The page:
Research funds awarded by the provost support a broad range of research, teaching, and other university business conducted by members of the Yale faculty. These awards may not be used to cover personal expenses or any other costs that are not directly related to research, teaching, and other university business. Some research funds are provided for specific research purposes, and those stipulations must be observed.
The list below provides examples of expenses that typically may—and may not—be charged to research accounts that are not designated for specific purposes. It is a given that all funds should be expended prudently, and that the level of expenses should be governed by need and common sense. Grants provided by external sponsors (e.g., government agencies or private foundations) may include constraints that are more restrictive than these guidelines; for information about particular grants, please consult the Office of Sponsored Projects. Some kinds of expenditures, such as air travel, are also governed by specific university policies, including those that prohibit anything but coach travel except for reasons of health or when traveling especially long distances. It is also important to remember that equipment and furniture purchased with university funds are the property of the university.
It is not possible to provide an exhaustive list of items and expenses that qualify or do not qualify as research expenses; in many cases, it is the purpose of the expenditure rather than the item or service that determines whether it is a legitimate research expense. Thus, items on the normally appropriate list can be included only if they are being used for research purposes. Conversely, some of the items on the normally inappropriate list could be included if it can be demonstrated that they are essential to a research project. The underlying test is whether the expense is directly relevant to the sponsored research. For all of these matters, consult the appropriate policies in the Faculty Handbook and at the Yale Policies & Procedures site.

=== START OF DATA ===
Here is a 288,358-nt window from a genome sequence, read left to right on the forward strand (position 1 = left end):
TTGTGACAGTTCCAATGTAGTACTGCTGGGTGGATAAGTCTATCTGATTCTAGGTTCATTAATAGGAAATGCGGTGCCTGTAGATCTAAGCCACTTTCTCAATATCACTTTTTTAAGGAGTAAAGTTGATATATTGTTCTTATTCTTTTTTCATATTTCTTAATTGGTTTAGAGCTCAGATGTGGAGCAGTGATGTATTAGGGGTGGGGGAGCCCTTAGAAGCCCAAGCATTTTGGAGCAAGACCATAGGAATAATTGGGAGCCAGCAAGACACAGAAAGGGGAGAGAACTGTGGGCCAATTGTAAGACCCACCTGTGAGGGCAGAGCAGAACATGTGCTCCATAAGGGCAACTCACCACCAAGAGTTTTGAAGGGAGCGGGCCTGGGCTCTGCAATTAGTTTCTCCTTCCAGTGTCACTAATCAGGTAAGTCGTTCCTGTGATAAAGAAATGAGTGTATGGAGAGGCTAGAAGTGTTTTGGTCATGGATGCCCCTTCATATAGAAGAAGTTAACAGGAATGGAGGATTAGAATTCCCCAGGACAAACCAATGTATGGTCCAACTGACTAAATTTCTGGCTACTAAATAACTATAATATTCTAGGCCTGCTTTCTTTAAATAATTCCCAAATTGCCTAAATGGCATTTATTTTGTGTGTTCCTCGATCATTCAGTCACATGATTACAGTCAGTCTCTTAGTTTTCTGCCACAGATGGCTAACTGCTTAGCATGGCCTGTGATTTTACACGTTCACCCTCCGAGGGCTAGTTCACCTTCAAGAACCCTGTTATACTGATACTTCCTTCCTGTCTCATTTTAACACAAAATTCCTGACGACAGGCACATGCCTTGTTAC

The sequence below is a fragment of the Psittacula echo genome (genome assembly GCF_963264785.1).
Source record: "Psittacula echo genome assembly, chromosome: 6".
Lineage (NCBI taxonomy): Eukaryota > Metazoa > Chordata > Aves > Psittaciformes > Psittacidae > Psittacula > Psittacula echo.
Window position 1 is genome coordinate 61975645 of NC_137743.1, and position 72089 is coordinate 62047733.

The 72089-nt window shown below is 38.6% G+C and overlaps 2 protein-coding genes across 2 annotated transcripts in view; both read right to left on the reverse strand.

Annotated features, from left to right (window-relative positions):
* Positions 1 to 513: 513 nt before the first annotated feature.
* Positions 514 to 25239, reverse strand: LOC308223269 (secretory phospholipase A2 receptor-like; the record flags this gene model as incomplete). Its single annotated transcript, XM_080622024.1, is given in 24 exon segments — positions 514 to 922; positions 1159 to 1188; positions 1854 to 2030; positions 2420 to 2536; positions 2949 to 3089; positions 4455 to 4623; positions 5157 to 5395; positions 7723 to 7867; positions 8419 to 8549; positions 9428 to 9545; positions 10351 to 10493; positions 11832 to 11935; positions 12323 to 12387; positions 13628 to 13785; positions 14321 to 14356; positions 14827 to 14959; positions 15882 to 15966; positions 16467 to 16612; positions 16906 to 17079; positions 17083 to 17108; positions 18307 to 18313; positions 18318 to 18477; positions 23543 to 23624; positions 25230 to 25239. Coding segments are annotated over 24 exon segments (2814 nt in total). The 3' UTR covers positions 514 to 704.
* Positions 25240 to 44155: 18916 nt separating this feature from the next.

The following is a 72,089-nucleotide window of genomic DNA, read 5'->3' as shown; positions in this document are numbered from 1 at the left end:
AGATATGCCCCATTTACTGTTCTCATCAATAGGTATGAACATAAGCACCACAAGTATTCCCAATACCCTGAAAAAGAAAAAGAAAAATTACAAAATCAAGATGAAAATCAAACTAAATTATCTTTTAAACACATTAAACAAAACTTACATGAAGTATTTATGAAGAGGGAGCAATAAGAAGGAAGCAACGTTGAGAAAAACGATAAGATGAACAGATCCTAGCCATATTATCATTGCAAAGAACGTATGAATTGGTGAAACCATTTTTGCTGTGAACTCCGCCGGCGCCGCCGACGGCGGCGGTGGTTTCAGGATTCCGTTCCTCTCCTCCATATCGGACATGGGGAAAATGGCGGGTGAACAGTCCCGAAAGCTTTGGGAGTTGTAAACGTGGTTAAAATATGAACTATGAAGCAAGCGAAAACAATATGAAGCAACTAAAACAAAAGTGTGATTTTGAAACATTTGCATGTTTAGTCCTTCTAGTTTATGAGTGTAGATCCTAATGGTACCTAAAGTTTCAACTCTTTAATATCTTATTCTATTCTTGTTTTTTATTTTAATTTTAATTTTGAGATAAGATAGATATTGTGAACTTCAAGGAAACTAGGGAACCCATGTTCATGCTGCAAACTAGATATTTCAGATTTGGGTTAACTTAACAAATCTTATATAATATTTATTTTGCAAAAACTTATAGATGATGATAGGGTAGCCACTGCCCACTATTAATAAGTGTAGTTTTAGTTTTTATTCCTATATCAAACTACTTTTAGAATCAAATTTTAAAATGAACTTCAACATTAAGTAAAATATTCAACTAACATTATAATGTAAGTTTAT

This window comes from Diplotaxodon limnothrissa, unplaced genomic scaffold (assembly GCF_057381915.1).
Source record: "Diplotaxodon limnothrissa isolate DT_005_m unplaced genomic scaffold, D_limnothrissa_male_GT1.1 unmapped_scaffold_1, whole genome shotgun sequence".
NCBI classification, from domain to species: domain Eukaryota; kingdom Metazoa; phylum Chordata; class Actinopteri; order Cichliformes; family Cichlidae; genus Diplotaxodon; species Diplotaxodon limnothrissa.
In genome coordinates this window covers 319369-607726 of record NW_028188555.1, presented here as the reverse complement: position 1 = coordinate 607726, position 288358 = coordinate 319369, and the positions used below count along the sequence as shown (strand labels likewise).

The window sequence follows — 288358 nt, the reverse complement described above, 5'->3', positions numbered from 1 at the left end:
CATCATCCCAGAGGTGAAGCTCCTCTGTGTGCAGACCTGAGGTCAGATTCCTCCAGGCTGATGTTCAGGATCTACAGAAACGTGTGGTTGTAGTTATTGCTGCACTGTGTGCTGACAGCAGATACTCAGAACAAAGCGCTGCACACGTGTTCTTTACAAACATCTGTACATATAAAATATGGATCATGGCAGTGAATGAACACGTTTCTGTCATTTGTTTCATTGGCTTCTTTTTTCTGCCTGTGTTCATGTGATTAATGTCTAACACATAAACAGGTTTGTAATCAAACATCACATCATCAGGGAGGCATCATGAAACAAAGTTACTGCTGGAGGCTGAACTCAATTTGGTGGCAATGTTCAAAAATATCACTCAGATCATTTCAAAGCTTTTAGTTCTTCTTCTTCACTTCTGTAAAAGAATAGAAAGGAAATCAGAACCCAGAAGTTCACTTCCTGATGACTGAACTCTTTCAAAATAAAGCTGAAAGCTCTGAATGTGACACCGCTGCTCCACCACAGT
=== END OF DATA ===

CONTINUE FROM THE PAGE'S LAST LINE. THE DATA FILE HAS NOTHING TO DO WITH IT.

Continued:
Normally Appropriate University Research Expenses
The following items may be appropriate to be charged to university funds, but may not be allowable expenditures from sponsored awards.
- Cell phones, Blackberries, PDAs (not including connectivity costs)
- Clerical and administrative help
- Computer hardware and software
- Conference registration fees
- Food while traveling
- Hotel costs
- iPads, Kindles, Nooks, etc. (not including connectivity costs)
- Library fees
- Long-distance calls
- Meals and other local expenses for research collaborators
- Membership in professional organizations (not allowable on federal grants)
- Page charges for articles in scholarly journals
- Photocopy costs
- Professional journal subscriptions
- Research assistants
- Student assistants
- Transportation to conferences, libraries, or research sites
- A faculty member may purchase from their research funds up to 20 copies of their own books for specific reasons that include providing copies to contributors to the book.
Examples of Inappropriate Research Expenses
- Academic robes
- Advertisement for books
- Business or first-class travel (except as allowed by university policy, as described above)
- Child care
- Clothing (or care/maintenance thereof)
- Club memberships
- Cost of commuting between home and campus
- Framing of pictures or maps as office decor
- Home or office furniture
- Home or office renovations
- Library fines
- Moving expenses
- Network connectivity costs (locally) – e.g. subscription fees for iPads, cell phones, other devices
- Newspapers and magazines
- Salary paid to any faculty member (unless specifically authorized)
- Spousal, partner, or other family member travel
Last updated: February 5, 2014